Five uncapped players before the tour began; four bowlers with less than ten Tests between them before the tour; 16 Tests between three of the top four before this Test and just four of the XI that won at Lord’s in 2016 took to the same field two years later; it was easy before the Test began to let these facts outweigh another hefty fact: that Pakistan had won seven of their last 10 Tests against England going in.
Yet it was precisely those nuggets of inexperience that helped Pakistan win an eighth in 11 – and their fifth at Lord’s – according to the man who led them to it. Sarfraz Ahmed made clear to his players before this tour that there should be no fear of losing, and only an opportunity to learn.
“We thought that even if we lose we should learn,” he said after a nine-wicket triumph that will find itself among the more memorable ones in England.
“We had nothing to lose but a lot to learn. I don’t think we’ve ever had such a young team at Lord’s before. This squad had 12  players who had never played at Lord’s before so the way they responded is great.”
For collective contributions and sustained dominance – one afternoon session apart – it is difficult to recall a more complete away performance in recent years. Pakistan didn’t wilt in the field, not with the ball and, in conditions helpful for swing, batted with rare judgment and discipline.
“No praise is enough for the boys especially the fast bowlers who set the tone on the first day, then our batsmen responded,” he said. “You name anyone [Mohammad] Abbas, [Mohammad] Amir, Hasan [Ali], Faheem [Ashraf] and Shadab [Khan, batsmen Azhar [Ali], Asad [Shafiq], Babar [Azam] and Haris [Sohail]. The way this young team has played I don’t think any young team would have done something like this at this ground.”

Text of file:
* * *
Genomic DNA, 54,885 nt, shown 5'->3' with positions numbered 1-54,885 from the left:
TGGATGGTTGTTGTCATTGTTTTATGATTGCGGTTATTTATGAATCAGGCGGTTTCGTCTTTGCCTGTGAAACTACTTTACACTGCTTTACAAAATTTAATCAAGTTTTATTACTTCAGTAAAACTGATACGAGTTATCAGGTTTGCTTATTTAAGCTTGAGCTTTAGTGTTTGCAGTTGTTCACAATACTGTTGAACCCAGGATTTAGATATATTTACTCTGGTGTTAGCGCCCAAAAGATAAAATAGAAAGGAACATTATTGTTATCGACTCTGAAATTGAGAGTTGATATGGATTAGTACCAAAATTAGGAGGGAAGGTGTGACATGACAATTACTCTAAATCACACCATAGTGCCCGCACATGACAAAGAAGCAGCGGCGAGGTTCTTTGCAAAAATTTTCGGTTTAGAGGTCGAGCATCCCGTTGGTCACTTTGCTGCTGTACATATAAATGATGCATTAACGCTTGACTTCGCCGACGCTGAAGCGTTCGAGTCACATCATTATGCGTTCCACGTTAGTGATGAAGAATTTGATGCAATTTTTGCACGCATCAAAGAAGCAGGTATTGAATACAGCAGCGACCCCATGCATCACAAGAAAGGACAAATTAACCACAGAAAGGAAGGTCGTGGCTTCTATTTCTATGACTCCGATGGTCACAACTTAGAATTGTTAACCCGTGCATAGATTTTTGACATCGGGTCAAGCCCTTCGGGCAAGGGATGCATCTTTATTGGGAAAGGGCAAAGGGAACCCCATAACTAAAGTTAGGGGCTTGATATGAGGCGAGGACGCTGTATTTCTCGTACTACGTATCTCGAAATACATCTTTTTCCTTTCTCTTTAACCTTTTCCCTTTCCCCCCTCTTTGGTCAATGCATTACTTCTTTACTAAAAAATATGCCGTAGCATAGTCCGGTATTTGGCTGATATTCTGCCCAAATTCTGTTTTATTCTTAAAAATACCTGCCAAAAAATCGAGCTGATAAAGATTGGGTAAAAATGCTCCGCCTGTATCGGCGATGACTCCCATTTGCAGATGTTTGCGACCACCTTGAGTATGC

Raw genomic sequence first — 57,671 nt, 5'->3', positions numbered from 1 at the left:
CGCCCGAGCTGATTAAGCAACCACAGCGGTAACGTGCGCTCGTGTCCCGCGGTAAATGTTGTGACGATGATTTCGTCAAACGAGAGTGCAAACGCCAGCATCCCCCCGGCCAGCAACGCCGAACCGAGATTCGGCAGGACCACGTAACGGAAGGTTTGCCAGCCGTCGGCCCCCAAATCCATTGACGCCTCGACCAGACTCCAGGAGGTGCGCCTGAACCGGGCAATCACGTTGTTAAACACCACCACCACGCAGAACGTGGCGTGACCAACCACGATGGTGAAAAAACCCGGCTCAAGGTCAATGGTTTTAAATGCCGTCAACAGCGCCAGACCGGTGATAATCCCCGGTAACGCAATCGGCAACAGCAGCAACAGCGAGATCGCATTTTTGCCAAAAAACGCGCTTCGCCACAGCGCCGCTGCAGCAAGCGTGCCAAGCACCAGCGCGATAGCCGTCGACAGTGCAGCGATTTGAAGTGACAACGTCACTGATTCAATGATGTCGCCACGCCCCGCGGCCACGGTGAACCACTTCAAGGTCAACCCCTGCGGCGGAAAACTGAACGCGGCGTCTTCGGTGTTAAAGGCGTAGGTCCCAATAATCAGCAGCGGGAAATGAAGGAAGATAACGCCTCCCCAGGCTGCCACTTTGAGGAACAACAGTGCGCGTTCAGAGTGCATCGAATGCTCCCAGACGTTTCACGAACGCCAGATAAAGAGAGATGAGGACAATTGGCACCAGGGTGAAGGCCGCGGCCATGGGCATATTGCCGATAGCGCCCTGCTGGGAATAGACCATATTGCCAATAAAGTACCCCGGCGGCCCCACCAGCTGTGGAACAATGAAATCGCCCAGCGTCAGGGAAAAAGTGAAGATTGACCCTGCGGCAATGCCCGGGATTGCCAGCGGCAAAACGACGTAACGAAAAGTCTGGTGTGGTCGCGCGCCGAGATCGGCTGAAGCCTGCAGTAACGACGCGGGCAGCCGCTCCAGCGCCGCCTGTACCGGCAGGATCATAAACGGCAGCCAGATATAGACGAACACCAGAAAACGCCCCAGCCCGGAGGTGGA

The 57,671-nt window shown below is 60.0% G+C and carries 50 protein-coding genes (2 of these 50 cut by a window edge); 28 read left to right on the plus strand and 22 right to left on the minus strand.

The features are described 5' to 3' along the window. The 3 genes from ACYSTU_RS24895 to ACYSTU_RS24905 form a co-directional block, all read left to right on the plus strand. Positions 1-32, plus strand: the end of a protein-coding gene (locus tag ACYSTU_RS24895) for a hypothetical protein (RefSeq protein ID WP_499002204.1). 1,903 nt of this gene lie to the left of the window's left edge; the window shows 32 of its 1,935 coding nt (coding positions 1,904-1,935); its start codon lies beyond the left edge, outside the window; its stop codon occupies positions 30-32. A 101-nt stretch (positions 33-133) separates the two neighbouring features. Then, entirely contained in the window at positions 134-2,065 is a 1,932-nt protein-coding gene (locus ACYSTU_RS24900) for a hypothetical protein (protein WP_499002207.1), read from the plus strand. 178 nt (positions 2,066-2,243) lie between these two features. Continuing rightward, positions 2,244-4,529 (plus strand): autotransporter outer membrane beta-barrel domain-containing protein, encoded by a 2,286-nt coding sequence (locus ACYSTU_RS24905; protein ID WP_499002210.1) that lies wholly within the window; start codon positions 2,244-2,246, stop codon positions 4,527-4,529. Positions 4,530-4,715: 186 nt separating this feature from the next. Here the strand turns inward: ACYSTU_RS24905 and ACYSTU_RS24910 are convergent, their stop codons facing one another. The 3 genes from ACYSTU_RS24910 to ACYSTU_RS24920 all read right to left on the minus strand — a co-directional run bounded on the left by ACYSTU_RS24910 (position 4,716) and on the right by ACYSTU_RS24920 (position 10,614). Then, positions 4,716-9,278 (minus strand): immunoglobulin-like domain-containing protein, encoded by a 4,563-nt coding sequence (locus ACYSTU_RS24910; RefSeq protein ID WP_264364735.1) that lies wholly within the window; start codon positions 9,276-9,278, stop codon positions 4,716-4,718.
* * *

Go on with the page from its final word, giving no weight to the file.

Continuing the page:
Though it hasn’t felt the same as 2016, Pakistan were probably as well prepared coming into this Test as two years ago. They had 15 days of cricket in England alone before Lord’s, as well as the staple training camp in Lahore before the tour.
And a difficult win against Ireland, where they wobbled with the bat, where they dropped catches, where they often bowled the wrong lengths, reaped no end of benefits.
“We knew that even a Test against Ireland would not be easy and they gave us a really tough time,” Sarfraz said. “We weren’t up to the mark in bowling and batting so when we played the Leicestershire [two-day] game we told the bowlers to pitch the ball up. And that was the difference from Malahide. That was the perfect Test for us coming here.”
Sarfraz had a better game himself than at Malahide, barring his dismissal off what became the last ball before tea on the second day. There were no dropped catches and most sessions he managed the field well around him. Not that he is a great self-analyser.
“I shout and scream at my players like always, all that is in front of you guys. I got really angry with Hasan Ali because he wasn’t getting a wicket [post-tea on Saturday]. But the best thing is they listen to me and understand me.”